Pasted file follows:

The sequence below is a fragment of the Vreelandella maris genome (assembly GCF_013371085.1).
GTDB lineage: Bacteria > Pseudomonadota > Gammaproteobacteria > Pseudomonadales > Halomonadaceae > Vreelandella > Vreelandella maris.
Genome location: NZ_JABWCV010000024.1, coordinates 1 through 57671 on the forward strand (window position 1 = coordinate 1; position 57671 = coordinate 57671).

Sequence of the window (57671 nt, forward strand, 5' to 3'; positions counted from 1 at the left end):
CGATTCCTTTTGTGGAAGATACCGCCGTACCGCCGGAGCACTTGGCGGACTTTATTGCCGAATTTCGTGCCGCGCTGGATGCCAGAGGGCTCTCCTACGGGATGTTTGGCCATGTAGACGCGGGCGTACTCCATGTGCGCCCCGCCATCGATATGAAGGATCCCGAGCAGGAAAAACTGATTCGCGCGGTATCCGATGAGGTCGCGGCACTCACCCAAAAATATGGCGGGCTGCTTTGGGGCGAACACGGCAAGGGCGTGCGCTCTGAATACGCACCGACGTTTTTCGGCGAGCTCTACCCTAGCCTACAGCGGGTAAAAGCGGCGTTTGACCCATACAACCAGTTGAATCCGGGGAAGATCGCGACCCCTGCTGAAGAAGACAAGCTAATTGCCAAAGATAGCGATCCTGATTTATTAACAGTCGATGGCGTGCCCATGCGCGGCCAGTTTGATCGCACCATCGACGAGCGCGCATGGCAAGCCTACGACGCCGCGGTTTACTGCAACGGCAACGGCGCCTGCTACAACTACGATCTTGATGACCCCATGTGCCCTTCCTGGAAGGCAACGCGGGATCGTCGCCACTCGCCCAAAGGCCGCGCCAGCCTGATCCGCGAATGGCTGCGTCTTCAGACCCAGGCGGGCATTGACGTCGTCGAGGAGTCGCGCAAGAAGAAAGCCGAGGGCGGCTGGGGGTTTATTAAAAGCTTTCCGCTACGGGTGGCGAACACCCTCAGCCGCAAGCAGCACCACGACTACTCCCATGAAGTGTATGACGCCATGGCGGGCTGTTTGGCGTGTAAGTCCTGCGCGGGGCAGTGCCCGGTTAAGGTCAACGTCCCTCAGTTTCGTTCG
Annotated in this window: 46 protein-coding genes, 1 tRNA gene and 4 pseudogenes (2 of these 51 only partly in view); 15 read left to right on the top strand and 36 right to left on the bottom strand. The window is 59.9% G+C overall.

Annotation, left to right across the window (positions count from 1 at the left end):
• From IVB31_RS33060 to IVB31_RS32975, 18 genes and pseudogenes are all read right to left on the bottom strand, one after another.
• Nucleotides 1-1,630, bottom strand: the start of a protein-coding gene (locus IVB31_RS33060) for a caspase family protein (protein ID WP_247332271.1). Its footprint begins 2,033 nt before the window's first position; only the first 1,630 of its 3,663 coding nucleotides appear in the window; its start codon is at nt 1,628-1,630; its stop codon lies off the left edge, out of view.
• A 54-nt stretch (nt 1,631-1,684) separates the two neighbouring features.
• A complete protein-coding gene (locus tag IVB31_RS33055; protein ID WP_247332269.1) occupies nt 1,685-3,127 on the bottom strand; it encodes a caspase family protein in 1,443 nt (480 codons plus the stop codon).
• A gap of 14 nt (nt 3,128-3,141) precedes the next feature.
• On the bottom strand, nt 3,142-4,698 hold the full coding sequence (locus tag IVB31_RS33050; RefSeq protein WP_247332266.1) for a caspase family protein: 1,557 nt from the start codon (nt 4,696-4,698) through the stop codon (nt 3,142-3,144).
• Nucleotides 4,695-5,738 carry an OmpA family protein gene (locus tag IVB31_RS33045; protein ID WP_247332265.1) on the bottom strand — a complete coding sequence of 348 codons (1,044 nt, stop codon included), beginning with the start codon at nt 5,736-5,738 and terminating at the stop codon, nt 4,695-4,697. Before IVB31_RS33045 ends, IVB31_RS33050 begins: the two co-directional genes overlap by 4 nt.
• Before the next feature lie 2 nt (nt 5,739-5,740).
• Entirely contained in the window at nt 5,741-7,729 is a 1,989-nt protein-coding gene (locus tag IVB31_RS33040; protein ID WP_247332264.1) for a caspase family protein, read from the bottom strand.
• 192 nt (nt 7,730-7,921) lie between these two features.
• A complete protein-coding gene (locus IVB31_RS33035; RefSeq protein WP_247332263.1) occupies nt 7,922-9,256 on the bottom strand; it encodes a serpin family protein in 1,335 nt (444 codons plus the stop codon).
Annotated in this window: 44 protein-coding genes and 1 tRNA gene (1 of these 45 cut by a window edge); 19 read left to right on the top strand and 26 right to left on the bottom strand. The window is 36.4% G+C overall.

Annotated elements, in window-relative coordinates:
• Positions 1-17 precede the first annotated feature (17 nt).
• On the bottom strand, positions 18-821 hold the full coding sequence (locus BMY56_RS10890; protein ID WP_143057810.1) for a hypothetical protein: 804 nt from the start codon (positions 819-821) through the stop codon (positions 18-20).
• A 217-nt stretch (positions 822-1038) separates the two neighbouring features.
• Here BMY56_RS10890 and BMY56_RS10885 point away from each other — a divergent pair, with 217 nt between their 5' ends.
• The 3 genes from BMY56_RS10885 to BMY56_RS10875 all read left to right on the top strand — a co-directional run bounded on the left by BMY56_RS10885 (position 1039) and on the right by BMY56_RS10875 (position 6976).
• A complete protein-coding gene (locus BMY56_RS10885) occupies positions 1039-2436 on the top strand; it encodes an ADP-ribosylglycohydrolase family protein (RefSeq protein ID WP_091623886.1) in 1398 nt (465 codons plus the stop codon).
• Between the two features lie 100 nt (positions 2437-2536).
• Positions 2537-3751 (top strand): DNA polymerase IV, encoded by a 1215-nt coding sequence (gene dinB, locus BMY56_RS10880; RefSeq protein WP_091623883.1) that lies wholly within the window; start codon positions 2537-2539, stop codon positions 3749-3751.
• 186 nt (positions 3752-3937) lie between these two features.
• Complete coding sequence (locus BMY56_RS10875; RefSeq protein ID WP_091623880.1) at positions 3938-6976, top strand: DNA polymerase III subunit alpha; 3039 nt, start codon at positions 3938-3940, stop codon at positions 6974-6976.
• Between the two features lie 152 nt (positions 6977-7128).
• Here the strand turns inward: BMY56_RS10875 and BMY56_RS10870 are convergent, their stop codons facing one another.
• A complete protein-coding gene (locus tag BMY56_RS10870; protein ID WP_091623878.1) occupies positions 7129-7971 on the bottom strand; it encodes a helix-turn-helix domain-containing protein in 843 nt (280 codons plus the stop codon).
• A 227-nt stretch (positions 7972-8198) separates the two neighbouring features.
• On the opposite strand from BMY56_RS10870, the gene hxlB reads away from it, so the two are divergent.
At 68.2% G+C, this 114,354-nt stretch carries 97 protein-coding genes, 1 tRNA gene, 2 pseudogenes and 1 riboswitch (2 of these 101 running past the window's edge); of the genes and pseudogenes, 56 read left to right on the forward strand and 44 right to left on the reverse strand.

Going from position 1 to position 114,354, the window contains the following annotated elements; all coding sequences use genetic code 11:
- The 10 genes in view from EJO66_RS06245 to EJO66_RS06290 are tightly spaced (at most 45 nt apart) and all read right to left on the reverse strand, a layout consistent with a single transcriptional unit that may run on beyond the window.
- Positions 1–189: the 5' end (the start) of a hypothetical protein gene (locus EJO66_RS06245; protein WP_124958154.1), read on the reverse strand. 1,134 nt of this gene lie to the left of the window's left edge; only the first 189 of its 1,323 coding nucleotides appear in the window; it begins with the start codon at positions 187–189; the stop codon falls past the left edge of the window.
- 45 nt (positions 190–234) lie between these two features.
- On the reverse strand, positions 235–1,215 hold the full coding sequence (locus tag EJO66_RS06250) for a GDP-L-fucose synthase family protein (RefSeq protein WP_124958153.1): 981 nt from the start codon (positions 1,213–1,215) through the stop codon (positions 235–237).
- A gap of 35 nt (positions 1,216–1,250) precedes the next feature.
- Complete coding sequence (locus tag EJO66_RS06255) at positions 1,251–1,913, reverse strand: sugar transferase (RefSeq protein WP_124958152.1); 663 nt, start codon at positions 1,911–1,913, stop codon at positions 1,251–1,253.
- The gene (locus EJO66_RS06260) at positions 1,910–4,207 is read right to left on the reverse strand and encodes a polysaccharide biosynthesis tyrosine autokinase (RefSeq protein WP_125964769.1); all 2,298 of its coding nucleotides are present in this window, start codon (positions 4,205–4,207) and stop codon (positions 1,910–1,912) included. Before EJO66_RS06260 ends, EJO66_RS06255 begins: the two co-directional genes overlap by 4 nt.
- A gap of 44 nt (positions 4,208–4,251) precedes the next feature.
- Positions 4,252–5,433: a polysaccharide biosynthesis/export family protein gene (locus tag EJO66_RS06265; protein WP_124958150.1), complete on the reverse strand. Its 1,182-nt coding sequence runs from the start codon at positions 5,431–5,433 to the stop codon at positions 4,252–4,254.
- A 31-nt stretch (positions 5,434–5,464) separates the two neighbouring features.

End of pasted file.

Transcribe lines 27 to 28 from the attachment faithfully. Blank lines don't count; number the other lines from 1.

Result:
• Between the two features lie 100 nt (positions 2437-2536).
• Positions 2537-3751 (top strand): DNA polymerase IV, encoded by a 1215-nt coding sequence (gene dinB, locus BMY56_RS10880; RefSeq protein WP_091623883.1) that lies wholly within the window; start codon positions 2537-2539, stop codon positions 3749-3751.